Jersey off? Turkey to return?

The Grand Prix of America, scheduled to take place on a street circuit on the shores of the River Hudson in New York, looks set to be delayed a year because of construction delays and permit problems. There have been rumours along these lines for some time, but there is no question about the desire to have the race happen as soon as possible.

If the news is confirmed later today, it will create a gap in the F1 calendar between the June 9 race in Montreal and the British GP on June 30. There have been suggestions in recent months that Turkey may be on standby in case of a cancellation in the US. If this is indeed the case the best option would probably be to put the Turkish GP back on the calendar on June 23 and move the British GP back a week so that it is back-to-back with Germany. This would reduce the travel problems that Turkey creates, not only in relation to the distance, but also the dangers that exist in some of the countries that need to be traversed. In the past the F1 trucks generally went by boat from Italy to Greece to avoid trouble.

89 thoughts on “Jersey off? Turkey to return?

    1. the race is on public streets meaning merchants would have to shut down for at least a week. sounds like the compensation for that loss could not be agreed-upon in time.

      plus, I have driven those streets and they are all crowned. all would have to be repaved in time for the race.

      Giant headaches all-around.

      1. There’s one Mexican restaurant on the route and Rey would certainly not be shutting down with their view of the circuit!!

        And a week is way off. Four days max but they may be able to stay open anyway.

  1. Europeans laugh at American’s general distrust of government, but this is exactly why we don’t trust it, a Grand Prix in nj/ny metro area is ENORMOUS, and it’s at risk of not happening because of bureaucrats and red tape that exists for the sake of red tape. NJ is ranked almost last for ease of doing business, owning a car, owning a home, etc. it’s a cesspool of invasive regulations that scare off all but the most intrepid…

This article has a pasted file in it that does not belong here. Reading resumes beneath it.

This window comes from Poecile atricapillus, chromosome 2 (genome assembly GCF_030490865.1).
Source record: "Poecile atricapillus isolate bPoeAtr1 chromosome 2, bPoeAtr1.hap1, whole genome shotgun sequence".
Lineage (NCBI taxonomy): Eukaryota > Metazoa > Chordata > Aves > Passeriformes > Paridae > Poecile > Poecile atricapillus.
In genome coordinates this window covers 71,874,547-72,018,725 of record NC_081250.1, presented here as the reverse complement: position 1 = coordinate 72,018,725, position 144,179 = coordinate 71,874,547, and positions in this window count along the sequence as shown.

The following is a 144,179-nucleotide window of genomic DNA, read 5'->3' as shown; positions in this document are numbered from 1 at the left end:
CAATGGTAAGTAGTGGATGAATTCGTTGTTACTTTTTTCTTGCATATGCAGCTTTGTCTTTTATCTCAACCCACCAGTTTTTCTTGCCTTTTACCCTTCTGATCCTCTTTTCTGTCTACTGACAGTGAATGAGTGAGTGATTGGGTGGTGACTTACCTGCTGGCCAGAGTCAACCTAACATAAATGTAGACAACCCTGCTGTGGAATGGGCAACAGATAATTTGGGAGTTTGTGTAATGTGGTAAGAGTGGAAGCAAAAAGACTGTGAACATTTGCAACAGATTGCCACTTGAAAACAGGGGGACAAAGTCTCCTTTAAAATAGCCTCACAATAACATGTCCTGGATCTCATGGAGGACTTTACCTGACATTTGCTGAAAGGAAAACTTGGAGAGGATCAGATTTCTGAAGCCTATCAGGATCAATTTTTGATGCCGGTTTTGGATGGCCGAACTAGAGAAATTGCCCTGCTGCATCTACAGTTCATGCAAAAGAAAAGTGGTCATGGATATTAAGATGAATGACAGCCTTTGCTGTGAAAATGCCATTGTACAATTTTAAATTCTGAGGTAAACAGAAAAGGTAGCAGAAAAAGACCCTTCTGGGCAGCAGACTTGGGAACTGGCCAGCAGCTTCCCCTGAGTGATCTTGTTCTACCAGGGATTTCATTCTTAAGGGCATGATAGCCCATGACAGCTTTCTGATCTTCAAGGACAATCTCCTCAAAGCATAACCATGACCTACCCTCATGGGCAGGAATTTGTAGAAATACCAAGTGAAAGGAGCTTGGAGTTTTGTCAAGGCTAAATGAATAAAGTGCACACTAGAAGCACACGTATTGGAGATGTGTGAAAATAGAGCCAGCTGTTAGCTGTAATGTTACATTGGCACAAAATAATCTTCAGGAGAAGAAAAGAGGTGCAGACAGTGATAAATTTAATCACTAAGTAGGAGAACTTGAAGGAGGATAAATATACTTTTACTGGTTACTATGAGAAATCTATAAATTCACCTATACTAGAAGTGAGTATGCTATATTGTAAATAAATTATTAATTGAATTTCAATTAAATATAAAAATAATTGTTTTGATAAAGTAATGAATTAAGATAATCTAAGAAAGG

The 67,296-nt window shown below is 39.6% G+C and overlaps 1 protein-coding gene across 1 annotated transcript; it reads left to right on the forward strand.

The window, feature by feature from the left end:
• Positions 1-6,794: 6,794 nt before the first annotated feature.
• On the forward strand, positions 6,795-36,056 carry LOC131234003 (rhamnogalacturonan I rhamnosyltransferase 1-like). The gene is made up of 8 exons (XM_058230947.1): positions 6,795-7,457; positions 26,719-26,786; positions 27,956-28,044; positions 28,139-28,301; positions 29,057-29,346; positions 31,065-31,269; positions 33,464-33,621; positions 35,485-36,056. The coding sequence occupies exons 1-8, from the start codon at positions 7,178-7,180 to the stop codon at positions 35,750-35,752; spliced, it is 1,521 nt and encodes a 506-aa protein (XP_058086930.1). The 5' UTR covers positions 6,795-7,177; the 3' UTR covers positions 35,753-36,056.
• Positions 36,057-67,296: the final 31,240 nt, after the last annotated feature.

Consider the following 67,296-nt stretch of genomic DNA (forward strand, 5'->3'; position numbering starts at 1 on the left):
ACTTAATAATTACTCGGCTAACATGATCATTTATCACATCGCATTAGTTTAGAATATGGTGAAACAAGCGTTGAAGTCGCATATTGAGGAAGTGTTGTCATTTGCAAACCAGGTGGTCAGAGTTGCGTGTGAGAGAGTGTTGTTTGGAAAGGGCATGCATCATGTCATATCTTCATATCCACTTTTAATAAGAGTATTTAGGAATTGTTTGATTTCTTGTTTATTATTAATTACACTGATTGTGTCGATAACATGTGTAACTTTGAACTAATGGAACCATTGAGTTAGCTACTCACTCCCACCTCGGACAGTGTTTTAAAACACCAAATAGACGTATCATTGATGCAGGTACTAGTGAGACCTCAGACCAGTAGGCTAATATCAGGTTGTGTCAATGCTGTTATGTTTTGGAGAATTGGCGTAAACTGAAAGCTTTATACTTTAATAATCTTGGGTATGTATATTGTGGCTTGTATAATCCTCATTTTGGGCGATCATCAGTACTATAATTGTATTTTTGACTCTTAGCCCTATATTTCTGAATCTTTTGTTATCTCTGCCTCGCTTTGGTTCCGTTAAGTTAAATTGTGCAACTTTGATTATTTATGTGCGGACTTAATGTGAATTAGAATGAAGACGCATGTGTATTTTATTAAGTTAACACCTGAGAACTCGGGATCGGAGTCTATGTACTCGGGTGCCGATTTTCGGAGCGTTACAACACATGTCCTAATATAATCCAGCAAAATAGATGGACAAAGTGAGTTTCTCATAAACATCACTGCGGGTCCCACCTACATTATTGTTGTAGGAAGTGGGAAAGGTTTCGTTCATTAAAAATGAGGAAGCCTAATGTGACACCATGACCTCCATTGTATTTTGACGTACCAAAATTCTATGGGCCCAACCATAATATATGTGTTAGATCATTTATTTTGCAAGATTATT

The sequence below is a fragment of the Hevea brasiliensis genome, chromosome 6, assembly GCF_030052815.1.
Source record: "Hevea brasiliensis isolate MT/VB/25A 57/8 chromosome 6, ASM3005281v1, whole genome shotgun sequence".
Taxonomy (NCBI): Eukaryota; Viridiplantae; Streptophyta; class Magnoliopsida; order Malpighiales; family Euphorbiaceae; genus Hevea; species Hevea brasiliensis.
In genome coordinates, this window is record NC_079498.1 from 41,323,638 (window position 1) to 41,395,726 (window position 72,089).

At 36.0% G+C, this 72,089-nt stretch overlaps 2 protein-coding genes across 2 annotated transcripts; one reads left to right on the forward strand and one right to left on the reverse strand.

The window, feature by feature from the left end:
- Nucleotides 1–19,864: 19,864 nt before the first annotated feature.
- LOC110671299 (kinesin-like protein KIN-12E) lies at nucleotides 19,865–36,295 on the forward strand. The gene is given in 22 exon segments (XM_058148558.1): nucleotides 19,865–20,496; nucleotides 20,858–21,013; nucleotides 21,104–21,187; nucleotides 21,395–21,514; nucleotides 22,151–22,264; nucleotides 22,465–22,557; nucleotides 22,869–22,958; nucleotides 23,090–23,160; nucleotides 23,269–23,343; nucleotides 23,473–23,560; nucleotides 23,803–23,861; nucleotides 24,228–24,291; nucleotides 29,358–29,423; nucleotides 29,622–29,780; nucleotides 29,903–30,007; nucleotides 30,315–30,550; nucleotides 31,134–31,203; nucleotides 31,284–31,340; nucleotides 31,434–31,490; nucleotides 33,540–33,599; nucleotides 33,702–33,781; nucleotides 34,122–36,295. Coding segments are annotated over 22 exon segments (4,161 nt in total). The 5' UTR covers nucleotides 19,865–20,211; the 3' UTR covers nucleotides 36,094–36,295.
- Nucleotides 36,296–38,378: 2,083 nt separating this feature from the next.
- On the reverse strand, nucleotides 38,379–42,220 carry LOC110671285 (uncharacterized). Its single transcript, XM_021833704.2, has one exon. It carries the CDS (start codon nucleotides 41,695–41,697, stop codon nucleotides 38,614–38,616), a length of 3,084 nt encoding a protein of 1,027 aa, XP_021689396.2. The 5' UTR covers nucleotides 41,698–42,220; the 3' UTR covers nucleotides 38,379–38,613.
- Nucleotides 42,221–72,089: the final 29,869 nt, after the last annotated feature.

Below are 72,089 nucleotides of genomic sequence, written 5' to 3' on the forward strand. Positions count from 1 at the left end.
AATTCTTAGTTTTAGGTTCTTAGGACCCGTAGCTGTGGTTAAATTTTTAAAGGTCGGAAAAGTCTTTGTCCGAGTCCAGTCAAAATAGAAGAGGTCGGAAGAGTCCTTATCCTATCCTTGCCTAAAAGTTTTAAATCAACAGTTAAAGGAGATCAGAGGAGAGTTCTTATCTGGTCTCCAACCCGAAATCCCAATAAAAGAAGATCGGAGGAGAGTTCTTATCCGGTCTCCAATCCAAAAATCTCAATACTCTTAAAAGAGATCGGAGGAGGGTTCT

1. As an American, I have to point out to any Europeans (and other non-Americans) reading the above blog post that it’s the usual right-wing, reactionary agitprop one hears here in the US twenty-four hours a day non-stop.

      I don’t know what part “permit problems” are actually playing in this delay but I’d look at the usual other issues first before blaming supposed onerous government bureaucracy – lack of financing, lack of support for F1 in the US, plus the usual Ecclestone-related issues.

      1. You’re absolutely right.

        Right wing nuts try to blame everything on the government. Even when, as in this case, there is absolutely no evidence of government interference or red tape.

        In sharp contrast to those wacky theories, there is substantial evidence that the event organizers (private industry) completely screwed this up by not coming up with the money.

        No surprises, no conspiracies, no government red tape. Just typical private industry rich guys who reneged on their contractual commitments. I just hope they don’t sucker the New Jersey taxpayers into funding this.

        1. We can only look to the evidence.

          There’s lots of evidence that the US organizers failed to pay the bills. Bernie has repeatedly made this point. He even said the contracts were torn up because of the absence of payment. Other sources have confirmed that the very wealthy US organizers have failed to own up to their contractual commitments. They’ve failed to come up with the money they promised.

          As for other explanations, there is absolutely no evidence of any other problem, red tape or otherwise. None at all, it’s just wild conjecture from a few forum posters.

          Evidence versus wild speculation. I’ll go with the evidence, which strongly suggests the entire reason for the postponement is that the very wealthy New Jersey event organizers decided they didn’t want to pay their bills. Case closed.

    2. The race hasn’t been pushed back because of red tape or government interference. Just the opposite, it’s been pushed back by wealthy people that seem to want a government handout. The truth is that it’s hugely easier to do business in New Jersey than in a great many of the countries F1 visits. You can start a business in a single afternoon in Jersey, just as you can in any US state. Try doing that in India.

      No, the reason the Jersey race has been postponed seems very simple, Money – or the lack thereof. If these ambitious developers had the cash now, one expects they’d be on the race schedule now.

      It’s almost a cliche for massively wealthy real estate developers to have almost no cash at any given time. They have tremendous paper assets but all of it tied up in property, property that is leveraged to the hilt. To pay for the development of this track, they’d likely have to deleverage (sell) some assets. They probably don’t want to do that.